Art Neumann, group media director for Foote, Cone & Belding, which handles the Levi’s account, said, “Our target is the 12-to-24 age group, and a good part of that is in print. Seventeen is still big, because it delivers the circulation, but YM and Sassy have been chasing them hard for three years.

“Sassy has become kind of thin, but it still has the edginess we’ve liked. Frankly, it’s one of the reasons there’s still some excitement in teen magazines.

“Mouth 2 Mouth is slanted a little bit male, even though it says it wants to be a dual-audience magazine. Angela is fantastic as far as her energy and presence, but she has to be careful. If she makes it too female, males won’t touch it. It’s better to err on the male side, and get the female readers to cross over. But it’s edited just right for this audience.”

For TV, Neumann said the company has increased its MTV buy over the last few years. The latest Levi’s category headed for MTV is boy’s. Neumann said MTV’s “cool and edgy” environment makes it right for categories that need a little spin. “No more Saturday morning cartoons,” said Neumann. “We want to do something that will push the envelope.”

Steven Grasse, president of Gyro Advertising, a Philadelphia firm known for its edgy, sometimes rude ad campaigns for retail and apparel accounts such as Robert Stock and Oaktree, said MTV may be the single most powerful ad vehicle to reach the young consumer.

“Mouth 2 Mouth looks good,” Grasse added. “I like all the little bits of information. Mademoiselle does a good job, although of course their appeal is much broader. But MTV — kids really watch it, even the commercials. We put the Oaktree spots on MTV and the stores got an incredible response from it.”

Ross Klein, creative director for Bonjour and Faded Glory, which spends $7.8 million a year on advertising, said he’ll go with the big books this season. “A lot of these new magazines say they deliver the teen market — but there’s a difference between delivering them and motivating them to go out and buy.”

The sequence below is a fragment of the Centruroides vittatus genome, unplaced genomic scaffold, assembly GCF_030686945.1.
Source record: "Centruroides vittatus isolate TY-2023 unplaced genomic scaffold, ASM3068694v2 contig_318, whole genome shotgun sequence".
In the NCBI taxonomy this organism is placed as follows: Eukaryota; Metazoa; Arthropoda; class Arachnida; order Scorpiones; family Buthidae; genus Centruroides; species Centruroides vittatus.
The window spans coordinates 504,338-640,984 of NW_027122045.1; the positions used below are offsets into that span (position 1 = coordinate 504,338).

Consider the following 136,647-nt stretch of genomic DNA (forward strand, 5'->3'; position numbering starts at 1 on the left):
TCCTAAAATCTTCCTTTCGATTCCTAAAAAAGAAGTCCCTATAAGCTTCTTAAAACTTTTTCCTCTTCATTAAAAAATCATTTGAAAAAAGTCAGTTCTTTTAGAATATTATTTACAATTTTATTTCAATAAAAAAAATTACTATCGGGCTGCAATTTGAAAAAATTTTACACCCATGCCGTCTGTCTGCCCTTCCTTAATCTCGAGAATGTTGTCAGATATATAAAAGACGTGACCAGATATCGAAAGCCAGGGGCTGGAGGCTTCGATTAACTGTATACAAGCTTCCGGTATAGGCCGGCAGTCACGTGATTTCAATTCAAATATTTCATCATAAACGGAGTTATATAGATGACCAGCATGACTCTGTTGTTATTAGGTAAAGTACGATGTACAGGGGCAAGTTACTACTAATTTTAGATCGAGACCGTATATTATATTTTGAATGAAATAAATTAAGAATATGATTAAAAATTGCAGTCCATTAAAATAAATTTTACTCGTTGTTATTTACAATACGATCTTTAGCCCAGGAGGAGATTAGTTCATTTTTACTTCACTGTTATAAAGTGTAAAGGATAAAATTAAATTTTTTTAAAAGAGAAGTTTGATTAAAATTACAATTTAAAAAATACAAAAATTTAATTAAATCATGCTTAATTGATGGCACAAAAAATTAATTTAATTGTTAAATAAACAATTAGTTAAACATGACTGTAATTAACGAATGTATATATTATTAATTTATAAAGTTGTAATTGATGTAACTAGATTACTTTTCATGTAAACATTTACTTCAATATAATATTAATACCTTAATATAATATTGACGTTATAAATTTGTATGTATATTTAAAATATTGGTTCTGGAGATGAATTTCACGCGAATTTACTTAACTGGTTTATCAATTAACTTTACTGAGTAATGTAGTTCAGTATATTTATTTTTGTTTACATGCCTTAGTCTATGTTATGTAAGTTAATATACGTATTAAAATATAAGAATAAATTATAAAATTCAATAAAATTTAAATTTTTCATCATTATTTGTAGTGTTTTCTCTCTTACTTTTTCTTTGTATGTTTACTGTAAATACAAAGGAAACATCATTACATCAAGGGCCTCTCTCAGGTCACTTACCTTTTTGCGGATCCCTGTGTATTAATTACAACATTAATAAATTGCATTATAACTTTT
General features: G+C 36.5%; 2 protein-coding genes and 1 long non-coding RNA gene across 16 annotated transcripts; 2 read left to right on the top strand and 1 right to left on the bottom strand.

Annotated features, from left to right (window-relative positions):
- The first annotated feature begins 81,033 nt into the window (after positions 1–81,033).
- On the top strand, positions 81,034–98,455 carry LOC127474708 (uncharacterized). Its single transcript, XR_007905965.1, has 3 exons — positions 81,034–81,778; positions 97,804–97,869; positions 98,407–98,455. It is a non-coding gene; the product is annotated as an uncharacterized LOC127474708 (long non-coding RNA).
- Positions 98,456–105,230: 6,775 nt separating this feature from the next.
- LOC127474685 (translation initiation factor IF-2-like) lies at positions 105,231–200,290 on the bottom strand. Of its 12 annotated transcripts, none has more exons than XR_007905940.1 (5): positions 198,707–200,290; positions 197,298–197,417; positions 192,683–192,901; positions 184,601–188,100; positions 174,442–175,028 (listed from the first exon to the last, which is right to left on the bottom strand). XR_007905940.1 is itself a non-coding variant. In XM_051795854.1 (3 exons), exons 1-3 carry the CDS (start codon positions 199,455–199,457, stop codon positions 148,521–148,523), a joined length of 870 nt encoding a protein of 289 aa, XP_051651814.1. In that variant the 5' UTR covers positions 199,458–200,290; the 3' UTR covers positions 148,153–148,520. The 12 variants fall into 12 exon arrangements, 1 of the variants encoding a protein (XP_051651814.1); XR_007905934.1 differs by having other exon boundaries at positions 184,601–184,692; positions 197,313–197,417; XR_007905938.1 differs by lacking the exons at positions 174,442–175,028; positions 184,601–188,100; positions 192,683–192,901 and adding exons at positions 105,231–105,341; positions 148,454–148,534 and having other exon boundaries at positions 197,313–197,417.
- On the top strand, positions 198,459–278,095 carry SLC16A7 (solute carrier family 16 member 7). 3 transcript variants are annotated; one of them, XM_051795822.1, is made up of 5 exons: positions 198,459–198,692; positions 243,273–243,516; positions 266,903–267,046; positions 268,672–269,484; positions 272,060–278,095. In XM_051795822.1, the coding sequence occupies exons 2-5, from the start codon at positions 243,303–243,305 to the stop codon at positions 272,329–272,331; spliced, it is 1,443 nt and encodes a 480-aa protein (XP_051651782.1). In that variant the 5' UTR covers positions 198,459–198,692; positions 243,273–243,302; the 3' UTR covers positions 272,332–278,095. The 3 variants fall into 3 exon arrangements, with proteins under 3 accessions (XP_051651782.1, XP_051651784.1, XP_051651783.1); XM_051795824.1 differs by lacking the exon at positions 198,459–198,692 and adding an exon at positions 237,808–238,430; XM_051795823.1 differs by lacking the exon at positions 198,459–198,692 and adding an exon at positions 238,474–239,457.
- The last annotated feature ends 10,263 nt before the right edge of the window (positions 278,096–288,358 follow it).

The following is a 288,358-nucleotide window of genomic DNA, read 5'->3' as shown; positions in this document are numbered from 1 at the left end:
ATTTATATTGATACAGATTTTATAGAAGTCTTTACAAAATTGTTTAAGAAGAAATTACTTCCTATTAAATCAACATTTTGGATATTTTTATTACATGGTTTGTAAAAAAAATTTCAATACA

Mindy Gale, creative director for Graphtech, which handles the Necessary Objects and Claire’s Stores accounts, said, “The bottom line is, retailers are thinking about numbers. If we say to them, ‘That dress is running in Seventeen,’ they get a lot more excited than if we say ‘That dress is running in Tell.’ Newness is exciting, but we still want to deliver numbers.”

On the other hand, Gale said, it helps the image of the brand to be seen in the new magazines, and running a few ads doesn’t cost that much.

“It doesn’t serve me to go narrow and deep with one magazine,” she said. “I’m not trying to straddle the issue, but if I want to be cool and do some cheap out-of-pocket books, it’s window trimming.

“Angela Janklow is sure Mouth 2 Mouth is going to be a dual-audience book, but the truth is men in this age group don’t read magazines. A lot of these people are saying theirs are going to be dual-audience books, but we know that’s not realistic.”

“There are so many choices now,” said Gale. “The category is bustling, but you’re talking about [advertisers] who last year were deciding whether to go with Seventeen or YM because they can’t afford to do both. And now this same category is supposed to support those, as well as all these new books? It’s not going to happen.”